Reviews: 2016 Macbook

Ryan IsbellReviews

Early-2016 MacBook Review Roundup: Faster, Battery Lasts Longer, but Still Only has One Port

Posted by Evan Selleck

It’s been over a year since Apple released the first 12-inch MacBook, and those initial reviews came in it painted a picture of a beautiful computer with a keyboard, and a single port, that would probably be perfect if it had more ports and was faster.

Well, Apple’s back with the early-2016 MacBook, and they’ve changed a few things up. Namely, the newest member of the MacBook now comes in a Rose Gold color, matching plenty of other Apple products in hue. More than that, though, the new MacBook also offers a boost in speed, according to Apple, and even lasts an additional hour on its battery over last year’s model.

It still only has one USB Type-C port, though.

The reviews are starting to come in, and they hold true in a lot of ways from last year’s model. The MacBook is still a gorgeous design, and its keyboard is pretty great with a learning curve. The Retina display is great to look at, and it’s a portable dream machine. However, that single port may still be a deal breaker, even if the speed boost is a welcomed addition.

Here’s how some reviews break it down:


“How similar is the updated MacBook to last year’s model? Put it this way: I was strongly tempted to assign it the exact same score. In the end, I decided it deserved a slightly higher number as a way of acknowledging the extra hour of battery life and considerably faster disk speeds. Other than that, this is the same machine I reviewed 12 months ago. It keeps everything I enjoyed the first time, including that crisp Retina display and comfortable keyboard. But it also has the same problems — namely, a lack of ports and battery life that, while decent, still trails other thin and light laptops, including Apple’s own MacBook Air.”

The Verge

“One thing that isn’t quite resolved: dealing with the single USB-C port. The ecosystem of accessories and adapters is getting better (and safer), but you should budget a hundred bucks or so for adapters to go alongside the $1,299 (for the base model) you will spend on the laptop itself. (And futurists take note, Apple’s USB-C implementation doesn’t support the full Thunderbolt spec you can get on some Windows laptops). I’m starting to see more cables and drives that directly work with USB-C without the need for an adapter, so that helps clear out a pocket in your bag if you can find them.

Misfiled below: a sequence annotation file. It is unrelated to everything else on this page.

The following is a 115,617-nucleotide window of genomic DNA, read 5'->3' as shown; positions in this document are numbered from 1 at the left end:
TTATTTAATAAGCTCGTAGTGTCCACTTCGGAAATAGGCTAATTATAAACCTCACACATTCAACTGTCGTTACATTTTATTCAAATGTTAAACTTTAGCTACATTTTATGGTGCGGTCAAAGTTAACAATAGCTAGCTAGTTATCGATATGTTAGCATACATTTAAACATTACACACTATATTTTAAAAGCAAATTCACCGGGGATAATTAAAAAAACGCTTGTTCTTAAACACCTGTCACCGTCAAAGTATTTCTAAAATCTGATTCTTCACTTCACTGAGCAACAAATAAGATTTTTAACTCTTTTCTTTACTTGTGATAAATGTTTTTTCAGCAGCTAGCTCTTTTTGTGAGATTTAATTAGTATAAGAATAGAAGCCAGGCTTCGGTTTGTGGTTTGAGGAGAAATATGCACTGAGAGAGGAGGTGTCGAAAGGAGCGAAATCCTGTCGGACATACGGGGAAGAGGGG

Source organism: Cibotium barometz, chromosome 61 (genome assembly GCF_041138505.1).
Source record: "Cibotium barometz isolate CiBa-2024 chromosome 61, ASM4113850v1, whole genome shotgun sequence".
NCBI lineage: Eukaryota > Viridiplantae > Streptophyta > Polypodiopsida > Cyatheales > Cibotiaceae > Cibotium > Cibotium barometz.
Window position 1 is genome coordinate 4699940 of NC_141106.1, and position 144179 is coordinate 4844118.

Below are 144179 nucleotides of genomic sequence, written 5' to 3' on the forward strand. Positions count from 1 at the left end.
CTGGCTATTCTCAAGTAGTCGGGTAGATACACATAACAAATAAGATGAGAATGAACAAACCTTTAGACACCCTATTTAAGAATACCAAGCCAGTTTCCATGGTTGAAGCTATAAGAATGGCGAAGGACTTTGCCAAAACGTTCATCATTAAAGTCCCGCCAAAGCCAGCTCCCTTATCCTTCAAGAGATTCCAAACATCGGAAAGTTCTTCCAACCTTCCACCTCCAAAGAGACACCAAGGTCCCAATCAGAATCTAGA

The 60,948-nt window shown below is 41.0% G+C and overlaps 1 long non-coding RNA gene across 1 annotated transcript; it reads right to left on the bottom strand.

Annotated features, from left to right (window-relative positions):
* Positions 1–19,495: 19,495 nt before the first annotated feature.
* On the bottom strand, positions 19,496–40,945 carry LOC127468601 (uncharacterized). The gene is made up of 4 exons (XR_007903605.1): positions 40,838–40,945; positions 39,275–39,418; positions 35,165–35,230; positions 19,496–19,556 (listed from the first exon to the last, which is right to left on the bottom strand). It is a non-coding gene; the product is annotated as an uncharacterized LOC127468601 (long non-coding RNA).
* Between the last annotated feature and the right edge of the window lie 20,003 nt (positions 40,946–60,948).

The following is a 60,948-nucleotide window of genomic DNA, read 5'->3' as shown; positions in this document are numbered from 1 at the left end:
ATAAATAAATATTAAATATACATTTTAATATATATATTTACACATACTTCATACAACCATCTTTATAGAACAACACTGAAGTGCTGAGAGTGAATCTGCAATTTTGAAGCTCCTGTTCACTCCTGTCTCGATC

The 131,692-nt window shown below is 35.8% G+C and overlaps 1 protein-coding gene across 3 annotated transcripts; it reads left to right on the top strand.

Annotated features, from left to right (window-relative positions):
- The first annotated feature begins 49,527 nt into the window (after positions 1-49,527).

Really, if you want power, get a MacBook Pro. And if you want the best all-around utilitarian MacBook get an Air. Or — actually — don’t do either if you can wait a little bit. The MacBook might be all new, but everybody’s expecting the rest of the Mac lineup to get updates as the year drags on.”


“The MacBook is a beautiful computer that’s designed for those who want the most portable desktop experience possible with an Apple device. Its lack of ports can be limiting — for some, that may be impossible to overlook. And, as is usually the case with Apple, the MacBook isn’t exactly a bargain. Samsung’s ATIV Book 9 offers similar hardware with a sharper screen and more ports for $100 less. It’s also nearly as light as the MacBook, weighing 2.09 pounds versus Apple’s 2.03 pounds. Still, the MacBook’s design and portability won’t disappoint Apple fans, so long as you don’t mind going all-in on USB Type-C.”


“With a handful of subtle improvements, the updated 12-inch Apple MacBook is more of a mainstream machine, but remains a few tweaks away from being the best laptop on the market.”

Ars Technica

“Evaluated on its own terms separately from the complaints of power users, the MacBook is a fine ultraportable laptop. The new model improves on the old one in the ways that will matter most to people who are currently using an 11- or 13-inch MacBook Air (or something older) and want to step down to something thinner, lighter, and quieter. If you mostly use your laptop as a laptop without connecting it to a bunch of external monitors and peripherals, the MacBook acquits itself reasonably well, though I still think it would have greater appeal if it was more versatile.”